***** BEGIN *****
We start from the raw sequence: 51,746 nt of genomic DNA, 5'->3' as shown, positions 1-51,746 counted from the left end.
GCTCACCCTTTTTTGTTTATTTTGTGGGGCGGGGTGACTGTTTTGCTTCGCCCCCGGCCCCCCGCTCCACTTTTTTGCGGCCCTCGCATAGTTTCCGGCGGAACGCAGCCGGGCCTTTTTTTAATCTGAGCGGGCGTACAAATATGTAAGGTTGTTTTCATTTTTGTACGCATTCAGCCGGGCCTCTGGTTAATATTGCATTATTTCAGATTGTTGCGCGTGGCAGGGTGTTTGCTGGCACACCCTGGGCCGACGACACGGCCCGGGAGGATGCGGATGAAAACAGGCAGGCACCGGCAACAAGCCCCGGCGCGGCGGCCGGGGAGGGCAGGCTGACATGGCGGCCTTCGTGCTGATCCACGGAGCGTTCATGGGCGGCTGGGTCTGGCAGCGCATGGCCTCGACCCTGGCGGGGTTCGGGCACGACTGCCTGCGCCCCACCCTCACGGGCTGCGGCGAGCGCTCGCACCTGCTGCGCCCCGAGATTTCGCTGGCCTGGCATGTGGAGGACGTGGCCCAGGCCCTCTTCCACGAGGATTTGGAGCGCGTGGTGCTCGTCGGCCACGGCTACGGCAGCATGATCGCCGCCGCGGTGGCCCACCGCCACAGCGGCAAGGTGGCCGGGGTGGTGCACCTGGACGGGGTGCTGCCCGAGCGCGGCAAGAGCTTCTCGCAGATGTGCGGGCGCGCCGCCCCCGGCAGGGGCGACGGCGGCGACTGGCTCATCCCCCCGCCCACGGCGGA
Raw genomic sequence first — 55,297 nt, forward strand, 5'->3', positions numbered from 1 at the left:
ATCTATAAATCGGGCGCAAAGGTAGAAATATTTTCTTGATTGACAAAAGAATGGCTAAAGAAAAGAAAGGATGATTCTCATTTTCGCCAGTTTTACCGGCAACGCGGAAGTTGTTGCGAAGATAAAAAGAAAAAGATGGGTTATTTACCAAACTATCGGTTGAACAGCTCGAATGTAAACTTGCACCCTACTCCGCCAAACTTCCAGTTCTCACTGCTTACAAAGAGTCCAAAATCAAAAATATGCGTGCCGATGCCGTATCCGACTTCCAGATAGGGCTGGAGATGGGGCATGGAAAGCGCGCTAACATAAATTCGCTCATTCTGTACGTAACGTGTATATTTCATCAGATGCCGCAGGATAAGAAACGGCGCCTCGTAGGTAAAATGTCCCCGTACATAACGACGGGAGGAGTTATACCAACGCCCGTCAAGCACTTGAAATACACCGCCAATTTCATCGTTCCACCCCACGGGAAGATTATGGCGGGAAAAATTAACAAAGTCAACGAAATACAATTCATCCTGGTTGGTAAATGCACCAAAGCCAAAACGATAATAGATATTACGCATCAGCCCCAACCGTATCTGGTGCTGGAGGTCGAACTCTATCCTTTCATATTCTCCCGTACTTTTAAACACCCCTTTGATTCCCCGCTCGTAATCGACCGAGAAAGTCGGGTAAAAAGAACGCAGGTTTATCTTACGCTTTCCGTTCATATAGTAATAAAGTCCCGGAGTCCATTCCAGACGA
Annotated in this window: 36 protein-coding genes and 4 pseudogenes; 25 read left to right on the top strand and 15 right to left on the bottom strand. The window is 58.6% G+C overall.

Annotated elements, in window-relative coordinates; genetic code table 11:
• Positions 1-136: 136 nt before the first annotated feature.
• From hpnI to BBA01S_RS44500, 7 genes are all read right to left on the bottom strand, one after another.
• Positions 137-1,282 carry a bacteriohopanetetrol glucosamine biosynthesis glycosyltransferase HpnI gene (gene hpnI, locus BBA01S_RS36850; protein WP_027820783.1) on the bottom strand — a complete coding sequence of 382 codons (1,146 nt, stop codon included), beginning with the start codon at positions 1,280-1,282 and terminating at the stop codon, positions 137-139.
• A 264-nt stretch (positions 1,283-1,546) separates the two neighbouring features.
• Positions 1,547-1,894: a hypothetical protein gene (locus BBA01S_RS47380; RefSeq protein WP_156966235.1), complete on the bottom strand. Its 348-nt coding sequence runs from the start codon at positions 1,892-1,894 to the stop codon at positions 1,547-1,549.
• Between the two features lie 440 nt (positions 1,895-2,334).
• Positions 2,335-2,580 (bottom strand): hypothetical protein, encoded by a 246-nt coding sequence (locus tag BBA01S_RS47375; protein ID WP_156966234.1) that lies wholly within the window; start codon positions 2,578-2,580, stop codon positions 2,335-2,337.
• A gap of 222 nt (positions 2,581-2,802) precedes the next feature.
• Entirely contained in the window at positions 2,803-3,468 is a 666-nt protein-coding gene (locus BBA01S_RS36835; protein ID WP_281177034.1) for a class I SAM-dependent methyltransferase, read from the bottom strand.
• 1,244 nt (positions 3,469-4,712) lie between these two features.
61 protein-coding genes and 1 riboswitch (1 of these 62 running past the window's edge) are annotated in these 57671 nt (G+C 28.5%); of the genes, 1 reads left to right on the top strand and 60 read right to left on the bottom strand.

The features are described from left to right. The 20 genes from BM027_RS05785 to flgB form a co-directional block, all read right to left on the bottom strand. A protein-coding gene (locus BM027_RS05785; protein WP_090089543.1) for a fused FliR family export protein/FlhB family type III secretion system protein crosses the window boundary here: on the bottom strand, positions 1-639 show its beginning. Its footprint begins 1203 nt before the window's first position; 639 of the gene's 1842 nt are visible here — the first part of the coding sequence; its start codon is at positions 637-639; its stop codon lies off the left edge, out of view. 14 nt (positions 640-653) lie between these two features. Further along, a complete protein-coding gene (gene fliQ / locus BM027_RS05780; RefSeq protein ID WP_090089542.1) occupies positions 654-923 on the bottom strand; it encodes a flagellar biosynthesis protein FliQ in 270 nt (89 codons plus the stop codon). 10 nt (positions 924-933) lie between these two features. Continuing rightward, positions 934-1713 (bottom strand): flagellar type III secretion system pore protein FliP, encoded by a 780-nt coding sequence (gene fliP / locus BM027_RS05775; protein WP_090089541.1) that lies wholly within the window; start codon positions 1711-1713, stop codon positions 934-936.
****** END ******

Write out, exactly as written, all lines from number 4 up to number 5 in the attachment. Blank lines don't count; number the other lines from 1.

ATCTATAAATCGGGCGCAAAGGTAGAAATATTTTCTTGATTGACAAAAGAATGGCTAAAGAAAAGAAAGGATGATTCTCATTTTCGCCAGTTTTACCGGCAACGCGGAAGTTGTTGCGAAGATAAAAAGAAAAAGATGGGTTATTTACCAAACTATCGGTTGAACAGCTCGAATGTAAACTTGCACCCTACTCCGCCAAACTTCCAGTTCTCACTGCTTACAAAGAGTCCAAAATCAAAAATATGCGTGCCGATGCCGTATCCGACTTCCAGATAGGGCTGGAGATGGGGCATGGAAAGCGCGCTAACATAAATTCGCTCATTCTGTACGTAACGTGTATATTTCATCAGATGCCGCAGGATAAGAAACGGCGCCTCGTAGGTAAAATGTCCCCGTACATAACGACGGGAGGAGTTATACCAACGCCCGTCAAGCACTTGAAATACACCGCCAATTTCATCGTTCCACCCCACGGGAAGATTATGGCGGGAAAAATTAACAAAGTCAACGAAATACAATTCATCCTGGTTGGTAAATGCACCAAAGCCAAAACGATAATAGATATTACGCATCAGCCCCAACCGTATCTGGTGCTGGAGGTCGAACTCTATCCTTTCATATTCTCCCGTACTTTTAAACACCCCTTTGATTCCCCGCTCGTAATCGACCGAGAAAGTCGGGTAAAAAGAACGCAGGTTTATCTTACGCTTTCCGTTCATATAGTAATAAAGTCCCGGAGTCCATTCCAGACGA
Annotated in this window: 36 protein-coding genes and 4 pseudogenes; 25 read left to right on the top strand and 15 right to left on the bottom strand. The window is 58.6% G+C overall.